There is already tension as to whether the trail is primarily about protecting nature or providing jobs. Critics argue that the concept of eco-tourism is a contradiction in itself: can people really use an environmental resource without changing it, sometimes profoundly? Reflecting on the value of the trail as wild space, Browne says, “the whole concept of maintaining areas that are wild is needed by all types of boaters. [They are] looking for a place to get away.” She knows, though, that the more boaters use the trail, the less wild it will be. At some undefined point, it will cease to be a get-away and natural carrying capacity will be reached.

One way to lessen the impact of people on the trail is to make it longer. The shoreline from Lunenburg to Halifax is only a small section of the province’s threatened coastline, and South Shore communities are not alone in the hardships suffered as a result of the fisheries crisis. The trail has lots of room to grow.

Indeed, Browne’s original vision had the trail going all the way around Nova Scotia. One day it may move beyond its borders and link up with water trails in New Brunswick and the well-established Maine Island Trail.

However, it has been difficult to find funding to expand and monitor the trail, and to update the guide. Eco-tourists could be harming vulnerable ecosystems, and crown land sold to private interests could become inhospitable to boaters. The water trail association does not have paid staff.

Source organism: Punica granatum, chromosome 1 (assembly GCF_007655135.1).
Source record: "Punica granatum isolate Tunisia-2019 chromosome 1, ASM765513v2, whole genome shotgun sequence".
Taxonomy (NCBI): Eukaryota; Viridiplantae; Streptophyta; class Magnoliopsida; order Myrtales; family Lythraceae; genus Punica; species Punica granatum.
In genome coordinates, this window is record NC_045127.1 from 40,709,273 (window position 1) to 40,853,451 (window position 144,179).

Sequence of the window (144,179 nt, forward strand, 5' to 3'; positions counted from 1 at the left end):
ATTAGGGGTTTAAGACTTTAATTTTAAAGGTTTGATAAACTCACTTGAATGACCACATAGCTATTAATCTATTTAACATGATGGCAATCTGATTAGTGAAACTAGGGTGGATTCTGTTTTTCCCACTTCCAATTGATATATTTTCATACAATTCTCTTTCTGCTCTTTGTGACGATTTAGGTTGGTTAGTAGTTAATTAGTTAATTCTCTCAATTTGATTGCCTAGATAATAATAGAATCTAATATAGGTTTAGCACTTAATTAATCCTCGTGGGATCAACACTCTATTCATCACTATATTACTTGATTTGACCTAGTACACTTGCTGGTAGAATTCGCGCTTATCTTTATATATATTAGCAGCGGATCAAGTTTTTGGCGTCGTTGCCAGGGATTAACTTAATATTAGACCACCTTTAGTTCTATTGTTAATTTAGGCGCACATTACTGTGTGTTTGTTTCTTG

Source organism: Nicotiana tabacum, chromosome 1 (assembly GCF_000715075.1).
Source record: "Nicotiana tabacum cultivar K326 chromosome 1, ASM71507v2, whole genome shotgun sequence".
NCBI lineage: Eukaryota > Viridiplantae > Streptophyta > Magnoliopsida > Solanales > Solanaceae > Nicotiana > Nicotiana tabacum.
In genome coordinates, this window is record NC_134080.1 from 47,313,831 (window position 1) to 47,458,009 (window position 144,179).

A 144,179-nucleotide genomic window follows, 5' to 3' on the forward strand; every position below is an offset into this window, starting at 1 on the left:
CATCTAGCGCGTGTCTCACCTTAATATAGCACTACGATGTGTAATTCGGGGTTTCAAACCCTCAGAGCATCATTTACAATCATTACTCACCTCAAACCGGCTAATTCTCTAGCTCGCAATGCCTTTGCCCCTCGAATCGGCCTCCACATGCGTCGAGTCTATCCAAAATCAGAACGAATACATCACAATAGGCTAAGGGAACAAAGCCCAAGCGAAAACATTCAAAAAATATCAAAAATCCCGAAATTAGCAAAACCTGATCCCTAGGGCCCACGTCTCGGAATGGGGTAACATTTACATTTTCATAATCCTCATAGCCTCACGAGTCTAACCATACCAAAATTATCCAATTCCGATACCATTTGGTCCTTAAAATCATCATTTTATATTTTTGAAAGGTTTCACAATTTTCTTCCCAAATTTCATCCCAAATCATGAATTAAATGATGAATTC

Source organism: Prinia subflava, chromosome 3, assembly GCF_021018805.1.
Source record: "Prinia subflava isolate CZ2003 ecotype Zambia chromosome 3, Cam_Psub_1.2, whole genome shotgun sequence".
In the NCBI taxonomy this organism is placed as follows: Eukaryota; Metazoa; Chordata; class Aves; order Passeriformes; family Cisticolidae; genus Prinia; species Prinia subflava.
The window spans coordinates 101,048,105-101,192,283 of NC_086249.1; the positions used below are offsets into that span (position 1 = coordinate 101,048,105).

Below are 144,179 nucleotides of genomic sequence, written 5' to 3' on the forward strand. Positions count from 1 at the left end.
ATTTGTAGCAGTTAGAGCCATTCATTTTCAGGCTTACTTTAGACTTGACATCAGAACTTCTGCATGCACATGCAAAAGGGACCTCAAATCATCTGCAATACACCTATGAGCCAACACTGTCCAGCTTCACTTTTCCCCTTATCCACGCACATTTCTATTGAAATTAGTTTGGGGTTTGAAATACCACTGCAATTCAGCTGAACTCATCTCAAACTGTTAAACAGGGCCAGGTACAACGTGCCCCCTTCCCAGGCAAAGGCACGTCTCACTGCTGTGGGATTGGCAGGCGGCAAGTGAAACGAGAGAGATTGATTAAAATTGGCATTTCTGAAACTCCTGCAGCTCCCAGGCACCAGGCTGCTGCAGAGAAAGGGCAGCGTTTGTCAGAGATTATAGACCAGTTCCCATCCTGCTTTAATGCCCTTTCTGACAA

Nevertheless, the trail will continue to grow in some form as seashore communities realize the aesthetic and economic value of coastal wild places, and see the potential of a water path to protect them. Under the guidance of the Nova Scotia Coastal Water Trail Association, community groups can begin to develop trail sections, each with a local focus and a local benefit.

Lower Prospect, for example, is home to East Coast Outfitters’ Codfish to Kayaks program. Says ECO founder Dave Adler, “cultural and eco-tourism can provide a new cornerstone resource for coastal communities who can no longer depend on the fishery for survival.”

The dream is that one by one the pieces will join together, until the trail traces all of Nova Scotia’s coastline. Hopefully, this will form a continuous barricade of its own, one that protects and preserves the coast.

Skeptics may ask whether the trail is really for the environment or for the people. If this tourism initiative is to work it has to be for both. But at least the future of the water trail, and some of Nova Scotia’s beautiful coastline, is where it should be – in the hands of people who know how fragile and precious it is.



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Posted February 21, 2018 by admin in category "sustainabletimes